The Salmon is ever bred in the fresh Rivers (and in most Rivers about the month of August) and never grows big but in the Sea; and there to an incredible bigness in a very short time; to which place they covet to swim, by the instinct of nature, about a set time: but if they be stopp'd by Mills, Floud-gates or Weirs, or be by accident lost in the fresh water, when the others go (which is usually by flocks or sholes) then they thrive not.

And the old Salmon, both the Melter and Spawner, strive also to get into the Sea before Winter; but being stopt that course, or lost; grow sick in fresh waters, and by degrees unseasonable, and kipper, that is, to have a bony gristle, to grow (not unlike a Hauks beak) on one of his chaps, which hinders him from feeding, and then he pines and dies.

But if he gets to Sea, then that gristle wears away, or is cast off (as the Eagle is said to cast his bill) and he recovers his strength, and comes next Summer to the same River, (if it be possible) to enjoy the former pleasures that there possest him; for (as one has wittily observed) he has (like some persons of Honour and Riches, which have both their winter and Summer houses) the fresh Rivers for Summer, and the salt water for winter to spend his life in; which is not (as Sir Francis Bacon hath observed) [in his History of Life and Death] above ten years: And it is to be observed, that though they grow big in the Sea, yet they grow not fat but in fresh Rivers; and it is observed, that the farther they get from the Sea, the better they be.

And it is observed, that, to the end they may get far from the Sea, either to Spawne or to possess the pleasure that they then and there find, they will force themselves over the tops of Weirs, or Hedges, or stops in the water, by taking their tails into their mouthes, and leaping over those places, even to a height beyond common belief: and sometimes by forcing themselves against the streame through Sluces and Floud-gates, beyond common credit. And 'tis observed by Gesner, that there is none bigger then in England, nor none better then in Thames.

And for the Salmons sudden growth, it has been observed by tying a Ribon in the tail of some number of the young Salmons, which have been taken in Weires, as they swimm'd towards the salt water, and then by taking a part of them again with the same mark, at the same place, at their returne from the Sea, which is usually about six months after; and the like experiment hath been tried upon young Swallows, who have after six months absence, been observed to return to the same chimney, there to make their nests, and their habitations for the Summer following; which hath inclined many to think, that every Salmon usually returns to the same River in which it was bred, as young Pigeons taken out of the same Dove-cote, have also been observed to do.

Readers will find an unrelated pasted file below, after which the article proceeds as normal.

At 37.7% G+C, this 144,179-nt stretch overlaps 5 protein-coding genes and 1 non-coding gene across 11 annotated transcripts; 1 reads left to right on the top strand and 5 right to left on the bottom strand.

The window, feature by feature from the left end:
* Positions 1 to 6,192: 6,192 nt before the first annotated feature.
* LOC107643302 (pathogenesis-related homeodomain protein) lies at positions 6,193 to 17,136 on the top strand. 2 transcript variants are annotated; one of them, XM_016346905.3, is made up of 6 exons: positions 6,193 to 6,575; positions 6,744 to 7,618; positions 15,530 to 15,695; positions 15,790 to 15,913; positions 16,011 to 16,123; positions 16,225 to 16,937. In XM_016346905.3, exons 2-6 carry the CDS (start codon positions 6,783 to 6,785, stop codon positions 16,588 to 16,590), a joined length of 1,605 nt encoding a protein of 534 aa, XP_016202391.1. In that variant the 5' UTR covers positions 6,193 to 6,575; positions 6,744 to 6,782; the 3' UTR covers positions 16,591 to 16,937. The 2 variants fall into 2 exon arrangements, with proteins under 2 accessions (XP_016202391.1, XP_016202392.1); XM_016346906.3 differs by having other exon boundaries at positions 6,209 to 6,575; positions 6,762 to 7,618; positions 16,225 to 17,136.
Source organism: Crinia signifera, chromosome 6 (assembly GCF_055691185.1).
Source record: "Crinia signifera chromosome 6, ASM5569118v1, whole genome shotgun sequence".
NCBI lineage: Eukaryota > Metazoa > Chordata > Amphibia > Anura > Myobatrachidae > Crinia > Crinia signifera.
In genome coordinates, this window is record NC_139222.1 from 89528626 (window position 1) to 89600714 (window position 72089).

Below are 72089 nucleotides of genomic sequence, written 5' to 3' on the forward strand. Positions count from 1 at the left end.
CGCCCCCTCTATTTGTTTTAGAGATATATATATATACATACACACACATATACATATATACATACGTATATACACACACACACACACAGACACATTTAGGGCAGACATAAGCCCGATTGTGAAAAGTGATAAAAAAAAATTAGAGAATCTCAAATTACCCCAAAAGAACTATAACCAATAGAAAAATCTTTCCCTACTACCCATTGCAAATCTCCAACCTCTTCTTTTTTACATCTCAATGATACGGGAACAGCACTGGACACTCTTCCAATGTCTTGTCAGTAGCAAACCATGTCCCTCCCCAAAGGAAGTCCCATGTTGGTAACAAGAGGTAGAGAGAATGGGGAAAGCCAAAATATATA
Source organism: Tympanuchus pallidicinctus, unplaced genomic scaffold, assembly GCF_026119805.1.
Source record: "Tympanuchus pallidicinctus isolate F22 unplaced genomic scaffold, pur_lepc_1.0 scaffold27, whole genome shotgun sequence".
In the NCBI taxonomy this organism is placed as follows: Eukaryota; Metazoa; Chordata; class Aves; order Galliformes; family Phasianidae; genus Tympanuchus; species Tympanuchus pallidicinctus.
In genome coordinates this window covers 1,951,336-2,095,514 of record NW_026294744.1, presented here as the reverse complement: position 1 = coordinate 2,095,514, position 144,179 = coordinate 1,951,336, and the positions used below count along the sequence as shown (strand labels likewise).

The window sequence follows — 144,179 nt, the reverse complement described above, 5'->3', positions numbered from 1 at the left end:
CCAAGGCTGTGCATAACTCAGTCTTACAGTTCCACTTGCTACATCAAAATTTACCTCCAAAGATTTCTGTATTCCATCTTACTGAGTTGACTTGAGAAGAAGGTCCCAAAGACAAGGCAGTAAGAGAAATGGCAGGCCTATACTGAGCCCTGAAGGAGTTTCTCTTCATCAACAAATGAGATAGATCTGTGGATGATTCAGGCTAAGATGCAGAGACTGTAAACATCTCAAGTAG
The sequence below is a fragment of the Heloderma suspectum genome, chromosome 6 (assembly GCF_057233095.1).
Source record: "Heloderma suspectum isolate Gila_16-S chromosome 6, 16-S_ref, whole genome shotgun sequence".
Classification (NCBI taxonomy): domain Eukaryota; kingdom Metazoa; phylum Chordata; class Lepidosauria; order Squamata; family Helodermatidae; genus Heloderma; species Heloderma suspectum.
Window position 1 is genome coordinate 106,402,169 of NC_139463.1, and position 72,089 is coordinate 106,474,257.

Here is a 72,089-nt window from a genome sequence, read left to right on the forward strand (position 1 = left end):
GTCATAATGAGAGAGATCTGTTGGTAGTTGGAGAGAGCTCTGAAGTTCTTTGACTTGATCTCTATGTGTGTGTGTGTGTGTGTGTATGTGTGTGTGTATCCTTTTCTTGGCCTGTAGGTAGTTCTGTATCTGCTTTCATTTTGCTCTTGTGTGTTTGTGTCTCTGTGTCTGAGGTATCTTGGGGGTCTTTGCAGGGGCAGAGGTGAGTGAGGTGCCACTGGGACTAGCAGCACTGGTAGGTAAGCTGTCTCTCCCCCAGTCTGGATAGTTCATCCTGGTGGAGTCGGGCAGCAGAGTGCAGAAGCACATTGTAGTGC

And you are yet to observe further, that the He Salmon is usually bigger then the Spawner, and that he is more kipper, & less able to endure a winter in the fresh water, then the She is; yet she is at that time of looking less kipper and better, as watry and as bad meat.

And yet you are to observe, that as there is no general rule without an exception, so there is some few Rivers in this Nation that have Trouts and Salmon in season in winter. But for the observations of that and many other things, I must in manners omit, because they wil prove too large for our narrow compass of time, and therefore I shall next fall upon my direction how to fish for the Salmon.

And for that, first, you shall observe, that usually he staies not long in a place (as Trouts wil) but (as I said) covets still to go neerer the Spring head; and that he does not (as the Trout and many other fish) lie neer the water side or bank, or roots of trees, but swims usually in the middle, and neer the ground; and that there you are to fish for him; and that he is to be caught as the Trout is, with a Worm, a Minnow, (which some call a Penke) or with a Fly.

And you are to observe, that he is very, very seldom observed to bite at a Minnow (yet sometime he will) and not oft at a fly, but more usually at a Worm, and then most usually at a Lob or Garden worm, which should be wel scowred, that is to say, seven or eight dayes in Moss before you fish with them; and if you double your time of eight into sixteen, or more, into twenty or more days, it is still the better, for the worms will stil be clearer, tougher, and more lively, and continue so longer upon your hook.